Liu N et al, 2015: Iatrogenic urological triggers of autonomic dysreflexia: a systematic review.
Liu N, Zhou M, Biering-Sørensen F, Krassioukov AV.
Department of Rehabilitation Medicine, Peking University Third Hospital, Beijing, China.
Department for Spinal Cord Injuries, Glostrup Hospital, University of Copenhagen, Copenhagen, Denmark.
International Collaboration on Repair Discoveries (ICORD), Department of Medicine, University of British Columbia, Vancouver, British Columbia, Canada; Division of Physical Medicine and Rehabilitation, University of British Columbia, Vancouver, British Columbia, Canada; GF Strong Rehabilitation Centre, Vancouver Coastal Health, Vancouver, British Columbia, Canada.
STUDY DESIGN: This is a systematic review.
OBJECTIVE: The objective of this study was to review the literature on iatrogenic urological triggers of autonomic dysreflexia (AD).
SETTING: This study was conducted in an international setting.
METHODS: A systematic review was conducted from PubMed search using AD/ autonomic hyperreflexia and spinal cord injury (SCI). Studies selected for review involved iatrogenic urological triggers of AD in individuals with SCI, including original articles, previous practice guidelines, case reports and literature reviews. Studies that did not report AD or blood pressure (BP) assessments during urological procedures were excluded.
RESULTS: Forty studies were included for analysis and categorized into four groups: (1) urodynamics and cystometry; (2) cystoscopy and transurethral litholapaxy; (3) extracorporeal shock-wave lithotripsy (ESWL); and (4) other procedures. During urodynamics, the incidence of AD ranged from 36.7% to 77.8%. The symptomatic rate ranged from 50% to 65%, with AD symptoms seen predominantly in cervical SCI patients. The studies imply no consensus regarding the relationship between AD, neurogenic detrusor overactivity and detrusor sphincter dyssynergia. Without anesthesia, the majority of individuals develop AD during cystoscopy, transurethral litholapaxy and ESWL. The effectiveness of different anesthesia methods relies on blocking the nociceptive signals from the lower urinary tract (LUT) below the level of the neurological lesion. Other iatrogenic urological triggers were commonly associated with bladder filling.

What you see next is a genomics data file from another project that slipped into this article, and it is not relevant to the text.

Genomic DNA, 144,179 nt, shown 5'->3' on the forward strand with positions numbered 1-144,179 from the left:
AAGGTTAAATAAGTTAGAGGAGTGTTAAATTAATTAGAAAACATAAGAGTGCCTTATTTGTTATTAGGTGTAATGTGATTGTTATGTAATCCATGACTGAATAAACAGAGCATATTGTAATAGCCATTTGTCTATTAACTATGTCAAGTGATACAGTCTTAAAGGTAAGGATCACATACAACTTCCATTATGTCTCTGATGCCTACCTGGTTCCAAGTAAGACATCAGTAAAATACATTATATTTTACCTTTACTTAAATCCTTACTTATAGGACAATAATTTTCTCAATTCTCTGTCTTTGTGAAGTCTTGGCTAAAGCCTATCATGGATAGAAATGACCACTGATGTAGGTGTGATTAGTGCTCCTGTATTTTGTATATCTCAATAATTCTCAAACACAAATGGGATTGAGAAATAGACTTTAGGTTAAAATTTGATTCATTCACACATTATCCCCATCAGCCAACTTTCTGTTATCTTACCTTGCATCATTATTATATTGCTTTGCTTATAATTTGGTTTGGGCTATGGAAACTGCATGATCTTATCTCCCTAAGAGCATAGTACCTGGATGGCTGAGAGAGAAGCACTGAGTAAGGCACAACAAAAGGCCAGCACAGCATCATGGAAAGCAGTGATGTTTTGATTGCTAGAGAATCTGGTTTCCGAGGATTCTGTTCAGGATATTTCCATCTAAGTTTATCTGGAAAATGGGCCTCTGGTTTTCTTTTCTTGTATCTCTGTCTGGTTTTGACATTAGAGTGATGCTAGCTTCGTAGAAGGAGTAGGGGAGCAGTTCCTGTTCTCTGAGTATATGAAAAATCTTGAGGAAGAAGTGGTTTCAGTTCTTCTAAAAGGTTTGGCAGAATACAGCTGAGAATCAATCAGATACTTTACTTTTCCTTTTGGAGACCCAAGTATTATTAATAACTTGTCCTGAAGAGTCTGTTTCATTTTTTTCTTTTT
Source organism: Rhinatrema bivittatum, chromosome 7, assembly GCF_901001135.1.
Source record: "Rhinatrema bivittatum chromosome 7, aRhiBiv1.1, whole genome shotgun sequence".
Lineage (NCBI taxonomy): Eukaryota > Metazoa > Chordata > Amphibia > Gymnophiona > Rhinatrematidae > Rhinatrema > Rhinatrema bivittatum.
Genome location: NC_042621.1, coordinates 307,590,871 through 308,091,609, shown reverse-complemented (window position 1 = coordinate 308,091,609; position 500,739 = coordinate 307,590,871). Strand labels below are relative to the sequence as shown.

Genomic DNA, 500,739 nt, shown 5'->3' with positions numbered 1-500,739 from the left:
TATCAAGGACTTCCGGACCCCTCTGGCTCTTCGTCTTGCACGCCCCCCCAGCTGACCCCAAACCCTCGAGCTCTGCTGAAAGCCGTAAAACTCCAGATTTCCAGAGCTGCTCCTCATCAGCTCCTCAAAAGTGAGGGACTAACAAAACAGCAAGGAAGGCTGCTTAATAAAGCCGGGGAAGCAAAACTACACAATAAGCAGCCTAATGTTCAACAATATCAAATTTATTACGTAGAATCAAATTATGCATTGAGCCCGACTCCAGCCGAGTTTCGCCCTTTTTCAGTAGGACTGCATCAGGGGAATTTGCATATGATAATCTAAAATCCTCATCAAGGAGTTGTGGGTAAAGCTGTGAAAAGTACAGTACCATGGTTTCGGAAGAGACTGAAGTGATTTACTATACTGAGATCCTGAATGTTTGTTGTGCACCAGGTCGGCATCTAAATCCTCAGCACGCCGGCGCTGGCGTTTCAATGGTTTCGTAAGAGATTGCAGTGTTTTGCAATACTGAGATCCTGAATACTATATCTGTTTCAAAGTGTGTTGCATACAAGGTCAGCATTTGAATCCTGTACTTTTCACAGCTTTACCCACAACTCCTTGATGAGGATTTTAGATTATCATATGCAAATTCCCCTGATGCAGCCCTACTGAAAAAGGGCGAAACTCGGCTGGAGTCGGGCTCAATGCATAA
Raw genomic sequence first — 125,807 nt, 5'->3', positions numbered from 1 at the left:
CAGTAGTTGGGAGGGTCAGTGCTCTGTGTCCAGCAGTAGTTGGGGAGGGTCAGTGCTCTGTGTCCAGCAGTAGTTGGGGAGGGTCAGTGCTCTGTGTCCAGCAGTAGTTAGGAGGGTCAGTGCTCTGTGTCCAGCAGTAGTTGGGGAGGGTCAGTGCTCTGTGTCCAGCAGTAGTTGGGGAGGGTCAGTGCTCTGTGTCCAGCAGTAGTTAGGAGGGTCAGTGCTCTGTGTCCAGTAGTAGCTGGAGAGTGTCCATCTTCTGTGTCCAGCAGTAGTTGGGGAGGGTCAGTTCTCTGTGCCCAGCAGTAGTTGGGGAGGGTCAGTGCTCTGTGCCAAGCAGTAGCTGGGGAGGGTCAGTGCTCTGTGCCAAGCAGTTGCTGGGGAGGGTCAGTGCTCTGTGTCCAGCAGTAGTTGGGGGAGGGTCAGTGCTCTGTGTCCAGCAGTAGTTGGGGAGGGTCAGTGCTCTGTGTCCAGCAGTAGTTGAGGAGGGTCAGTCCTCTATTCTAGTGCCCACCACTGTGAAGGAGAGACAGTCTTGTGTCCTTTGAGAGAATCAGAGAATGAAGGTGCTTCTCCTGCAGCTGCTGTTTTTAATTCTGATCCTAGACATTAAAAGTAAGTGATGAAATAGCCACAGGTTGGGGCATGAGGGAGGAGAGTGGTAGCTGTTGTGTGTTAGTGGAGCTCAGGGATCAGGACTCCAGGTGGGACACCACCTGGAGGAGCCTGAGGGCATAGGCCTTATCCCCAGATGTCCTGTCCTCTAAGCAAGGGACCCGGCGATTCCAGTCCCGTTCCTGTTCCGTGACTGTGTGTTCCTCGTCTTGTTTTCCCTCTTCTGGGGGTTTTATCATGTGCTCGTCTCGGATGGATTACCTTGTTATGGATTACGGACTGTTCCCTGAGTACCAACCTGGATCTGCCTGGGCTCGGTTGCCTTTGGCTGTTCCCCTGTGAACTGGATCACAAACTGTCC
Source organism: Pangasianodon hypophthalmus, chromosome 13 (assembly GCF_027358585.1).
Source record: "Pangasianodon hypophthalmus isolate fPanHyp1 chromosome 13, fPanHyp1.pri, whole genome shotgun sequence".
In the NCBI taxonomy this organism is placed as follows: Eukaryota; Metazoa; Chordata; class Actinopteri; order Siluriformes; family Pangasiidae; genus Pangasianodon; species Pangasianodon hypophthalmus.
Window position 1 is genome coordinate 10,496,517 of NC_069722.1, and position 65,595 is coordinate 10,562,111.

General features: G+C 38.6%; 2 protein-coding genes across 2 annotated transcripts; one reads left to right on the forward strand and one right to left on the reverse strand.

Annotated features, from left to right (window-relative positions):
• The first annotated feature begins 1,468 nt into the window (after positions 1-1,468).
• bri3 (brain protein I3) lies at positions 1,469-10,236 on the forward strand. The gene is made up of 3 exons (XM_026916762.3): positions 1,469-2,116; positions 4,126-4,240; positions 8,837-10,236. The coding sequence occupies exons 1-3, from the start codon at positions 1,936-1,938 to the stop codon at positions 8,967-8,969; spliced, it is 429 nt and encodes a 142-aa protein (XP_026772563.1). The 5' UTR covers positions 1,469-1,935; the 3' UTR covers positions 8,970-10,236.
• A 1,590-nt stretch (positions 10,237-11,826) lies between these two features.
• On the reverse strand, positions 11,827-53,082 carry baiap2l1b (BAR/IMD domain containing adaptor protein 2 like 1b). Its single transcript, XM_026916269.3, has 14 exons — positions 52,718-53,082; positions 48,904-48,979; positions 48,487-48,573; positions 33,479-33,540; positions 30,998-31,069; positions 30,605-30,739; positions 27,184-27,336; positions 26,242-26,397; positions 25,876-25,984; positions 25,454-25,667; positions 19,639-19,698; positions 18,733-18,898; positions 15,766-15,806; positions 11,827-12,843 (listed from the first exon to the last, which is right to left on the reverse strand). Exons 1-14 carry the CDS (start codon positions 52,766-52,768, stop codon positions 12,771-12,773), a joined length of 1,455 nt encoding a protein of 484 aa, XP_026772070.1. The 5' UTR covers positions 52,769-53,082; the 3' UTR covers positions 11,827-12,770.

CONCLUSION: The LUT triggers of episodes of AD are often associated with iatrogenic urological procedures. AD was more prevalent in cervical SCI than in thoracic SCI. To detect this potential life-threatening complication following cervical and high thoracic SCI, routine BP monitoring during urological procedures is highly recommended.
Spinal Cord. 2015 Mar 24. doi: 10.1038/sc.2015.39. [Epub ahead of print]
This article is an important reminder of the risk that patients with spinal cord injuries suffer of developing autonomic dysreflexia (AD) in association with urological treatment. Inasmuch as ESWL is an excellent method for treating stones in patients with spinal cord injuries, it is extremely important to be aware of this complication that might be triggered either by the ESWL treatment itself, associated transurethral manipulations or just bladder filling.
In its full developed state AD is a serious and life-threatening condition with very high systolic blood pressure and typical symptoms, but AD can also be “silent” with less marked blood pressure increase but nevertheless with an obvious risk of complications. It is of note that without anaesthesia, a majority of patients subject to cystoscopy, stone removal with URS or ESWL developed AD. Anaesthesia is one method to cope with this complication, but one of the advantages when treating patients with spinal cord injuries is that the treatment can be carried out without general anaesthesia. Careful patient monitoring is mandatory and it appears worthwhile to pre-treat these patients with nifedipine (10mg) and moreover, to be prepared for the possibility of AD.